Principal Investigator: Dr Carenza Lewis, University of CambridgeCo-investigators: Dr Britt Baillie-Warren (Archaeology and Heritage, University of Cambridge); Dr Sarah Baylis (Art History and Oral History, University of Cambridge); Nicola Buckley (Public Engagement, University of Cambridge); Dr Mary Chester-Kadwell (Archaeology, University of Cambridge); Dr Nicholas James (Archaeology and Heritage Management, University of Cambridge); Dr Jonathan King (Museum of Archaeology and Anthropology, University of Cambridge), Dr Susan Oosthuizen (Madingley Institute for Continuing Education, University of Cambridge), Dr Alex Pryor (Archaeology, University of Cambridge), Dr Ken Sneath (Madingley Insititute for Continuing Education, University of Cambridge); Dr Sam Williams (History, University of Cambridge).Collaborators: Ashwell Museum; Cambridge Archaeological Field Group; Cambridge United Football Club; Ely Wildspace; FenArch; FenArch; Freudian Slips; Friends of Corhampton Church; Heritage Writtle; Hildersham Village History Recorders; Hoxne Heritage Group; Meadow Primary School, Balsham; Meldreth Local History Group; One Voice 4 Travellers; Pirton History Group; Rattlesden Local History Group; Royal Anglian Regiment Museum; Saffron Walden Museum; Sandringham Enterprise; Sharnbrook Local History Group; Shillington History Society; Shirley Primary School; Sturmer Local History Group; Suffolk Horse Society; Tilty Archaeology & Local History Grou; Toft Historical Society; West Norfolk & King's Lynn Archaeological Society; West Wickham District Local History Grou; Wormingford Community Education Centrep pDuration: From 2012 to 2013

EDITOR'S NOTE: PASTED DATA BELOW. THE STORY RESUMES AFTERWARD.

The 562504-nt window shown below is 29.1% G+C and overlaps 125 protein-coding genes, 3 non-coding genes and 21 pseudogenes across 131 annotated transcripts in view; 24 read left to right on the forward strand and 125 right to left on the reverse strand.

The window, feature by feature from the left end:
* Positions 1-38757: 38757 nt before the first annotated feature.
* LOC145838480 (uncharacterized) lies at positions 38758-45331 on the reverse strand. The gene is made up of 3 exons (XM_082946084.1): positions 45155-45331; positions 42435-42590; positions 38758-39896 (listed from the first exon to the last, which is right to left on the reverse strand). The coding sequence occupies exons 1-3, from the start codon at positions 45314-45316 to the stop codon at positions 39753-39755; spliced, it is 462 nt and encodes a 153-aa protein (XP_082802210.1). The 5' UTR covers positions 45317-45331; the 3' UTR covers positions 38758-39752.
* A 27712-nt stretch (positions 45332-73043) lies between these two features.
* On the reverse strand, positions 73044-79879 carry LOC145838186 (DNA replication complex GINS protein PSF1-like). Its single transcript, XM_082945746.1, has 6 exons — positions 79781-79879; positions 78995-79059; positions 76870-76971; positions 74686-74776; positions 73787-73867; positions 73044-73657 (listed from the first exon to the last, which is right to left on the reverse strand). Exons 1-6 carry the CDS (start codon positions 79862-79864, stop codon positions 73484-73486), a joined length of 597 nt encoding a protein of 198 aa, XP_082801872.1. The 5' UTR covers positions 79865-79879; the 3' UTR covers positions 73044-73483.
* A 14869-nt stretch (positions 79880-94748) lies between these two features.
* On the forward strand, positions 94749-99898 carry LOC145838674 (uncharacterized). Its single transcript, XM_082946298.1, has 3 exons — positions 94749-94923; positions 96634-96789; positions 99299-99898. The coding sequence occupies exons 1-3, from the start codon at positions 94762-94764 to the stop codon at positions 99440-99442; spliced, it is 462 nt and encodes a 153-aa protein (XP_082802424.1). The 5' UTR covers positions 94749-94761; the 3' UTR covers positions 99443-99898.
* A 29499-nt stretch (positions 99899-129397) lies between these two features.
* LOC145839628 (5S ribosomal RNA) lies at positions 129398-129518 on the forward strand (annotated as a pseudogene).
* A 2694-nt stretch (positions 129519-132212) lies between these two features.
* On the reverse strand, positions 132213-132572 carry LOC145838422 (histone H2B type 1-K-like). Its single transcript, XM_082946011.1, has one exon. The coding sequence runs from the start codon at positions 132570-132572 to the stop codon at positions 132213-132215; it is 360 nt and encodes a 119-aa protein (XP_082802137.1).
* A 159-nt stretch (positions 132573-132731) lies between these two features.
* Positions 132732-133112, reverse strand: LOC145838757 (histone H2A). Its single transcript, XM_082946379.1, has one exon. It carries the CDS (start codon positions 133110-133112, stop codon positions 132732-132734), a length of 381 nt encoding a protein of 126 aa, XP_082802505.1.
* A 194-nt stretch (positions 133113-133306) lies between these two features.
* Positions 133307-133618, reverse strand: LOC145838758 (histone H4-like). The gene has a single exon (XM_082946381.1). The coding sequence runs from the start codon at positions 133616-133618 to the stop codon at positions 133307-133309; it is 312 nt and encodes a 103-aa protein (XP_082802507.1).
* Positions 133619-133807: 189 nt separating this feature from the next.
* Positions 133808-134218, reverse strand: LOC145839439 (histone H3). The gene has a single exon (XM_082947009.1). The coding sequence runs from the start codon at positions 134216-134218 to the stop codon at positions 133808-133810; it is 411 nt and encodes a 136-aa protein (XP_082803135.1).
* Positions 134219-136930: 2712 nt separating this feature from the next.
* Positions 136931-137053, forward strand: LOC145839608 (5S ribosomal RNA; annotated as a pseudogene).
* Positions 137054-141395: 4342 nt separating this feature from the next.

In Cambridge Community Heritage (CCH) project (2012-13), ten University of Cambridge researchers in Archaeology, History, Heritage and Public Engagement collaborated in research with 37 community groups in eastern England.
In 2012 CCH helped 24 community groups develop their own ideas for research into their heritage into robust proposals that could be realistically submitted to the Heritage Lottery Fund’s ‘All Our Stories’ fund. 92% of the CCH groups were successful (compared to 50% nationally), with each group receiving up to £10,000 from HLF.
Throughout 2013 CCH worked with 28 groups to deliver these projects, helping more than 5,400 members of communities of place, occupation, interest and identity including local historical societies, football clubs, church groups, traveller communities, schools, women’s groups and military regiments explore their heritage.
This wide range of projects delivered new perspectives on different heritages and a wealth of resources for future research, instilled new skills amongst participants and developed new networks for the future. 97% of respondents felt participation had increased knowledge of their heritage, and the average rating for the extent to which the projects had increased participants’ sense of connection with their heritage was 8.6/10. Attitudes to collaborating with universities in co-producing research averaged 9/10 (90%).